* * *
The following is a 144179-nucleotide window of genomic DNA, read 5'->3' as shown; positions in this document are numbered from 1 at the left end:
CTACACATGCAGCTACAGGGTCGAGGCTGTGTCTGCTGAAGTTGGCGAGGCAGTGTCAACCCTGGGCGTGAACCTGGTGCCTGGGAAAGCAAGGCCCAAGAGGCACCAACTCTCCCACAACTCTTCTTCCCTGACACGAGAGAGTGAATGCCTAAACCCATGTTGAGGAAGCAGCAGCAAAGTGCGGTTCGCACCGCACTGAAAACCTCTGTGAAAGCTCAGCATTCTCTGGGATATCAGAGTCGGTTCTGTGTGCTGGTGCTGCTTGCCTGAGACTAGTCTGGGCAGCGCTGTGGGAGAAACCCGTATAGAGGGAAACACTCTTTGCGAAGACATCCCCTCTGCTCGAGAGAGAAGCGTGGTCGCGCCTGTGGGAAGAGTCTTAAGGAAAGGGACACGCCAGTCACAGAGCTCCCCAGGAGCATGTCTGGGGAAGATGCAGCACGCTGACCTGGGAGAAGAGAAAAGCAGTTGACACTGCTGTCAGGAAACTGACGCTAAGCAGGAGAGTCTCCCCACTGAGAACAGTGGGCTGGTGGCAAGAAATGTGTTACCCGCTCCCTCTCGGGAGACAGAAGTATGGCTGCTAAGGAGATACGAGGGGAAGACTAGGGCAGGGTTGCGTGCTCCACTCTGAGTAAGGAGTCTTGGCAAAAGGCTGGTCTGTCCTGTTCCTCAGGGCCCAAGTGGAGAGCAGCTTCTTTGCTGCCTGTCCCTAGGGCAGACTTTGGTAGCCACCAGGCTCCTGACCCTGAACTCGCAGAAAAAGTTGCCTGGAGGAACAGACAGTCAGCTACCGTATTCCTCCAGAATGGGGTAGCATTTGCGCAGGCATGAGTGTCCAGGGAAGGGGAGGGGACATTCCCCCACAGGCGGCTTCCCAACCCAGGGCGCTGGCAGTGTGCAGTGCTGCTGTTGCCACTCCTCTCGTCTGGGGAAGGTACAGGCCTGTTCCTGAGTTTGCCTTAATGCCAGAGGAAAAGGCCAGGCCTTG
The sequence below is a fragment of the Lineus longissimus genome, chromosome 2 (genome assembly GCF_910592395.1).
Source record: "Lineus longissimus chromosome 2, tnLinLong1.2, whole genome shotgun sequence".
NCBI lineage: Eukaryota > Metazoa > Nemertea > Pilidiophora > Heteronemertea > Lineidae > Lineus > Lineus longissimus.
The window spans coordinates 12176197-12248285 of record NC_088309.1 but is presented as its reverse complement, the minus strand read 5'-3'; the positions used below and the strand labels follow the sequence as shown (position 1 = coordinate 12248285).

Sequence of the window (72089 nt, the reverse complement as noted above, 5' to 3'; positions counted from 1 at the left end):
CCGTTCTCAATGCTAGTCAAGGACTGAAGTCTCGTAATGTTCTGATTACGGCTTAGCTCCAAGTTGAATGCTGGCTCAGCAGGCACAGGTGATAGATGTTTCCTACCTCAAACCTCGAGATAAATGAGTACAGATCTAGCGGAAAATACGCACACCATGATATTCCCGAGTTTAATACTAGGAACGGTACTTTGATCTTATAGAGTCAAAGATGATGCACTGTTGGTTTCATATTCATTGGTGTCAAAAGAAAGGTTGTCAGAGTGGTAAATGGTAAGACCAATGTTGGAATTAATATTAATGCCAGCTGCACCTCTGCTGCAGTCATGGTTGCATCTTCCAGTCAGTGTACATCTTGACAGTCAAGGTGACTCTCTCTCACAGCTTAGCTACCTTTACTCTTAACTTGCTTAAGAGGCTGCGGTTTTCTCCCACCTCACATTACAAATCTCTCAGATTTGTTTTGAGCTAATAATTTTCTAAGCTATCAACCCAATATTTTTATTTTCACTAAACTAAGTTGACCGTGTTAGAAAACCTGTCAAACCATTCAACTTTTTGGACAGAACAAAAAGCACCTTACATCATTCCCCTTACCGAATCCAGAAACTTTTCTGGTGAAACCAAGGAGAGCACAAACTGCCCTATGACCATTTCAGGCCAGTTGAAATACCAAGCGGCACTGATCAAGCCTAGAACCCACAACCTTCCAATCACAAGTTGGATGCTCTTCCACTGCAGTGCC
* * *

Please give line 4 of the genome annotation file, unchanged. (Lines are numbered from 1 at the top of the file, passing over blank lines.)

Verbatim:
Source record: "Lineus longissimus chromosome 2, tnLinLong1.2, whole genome shotgun sequence".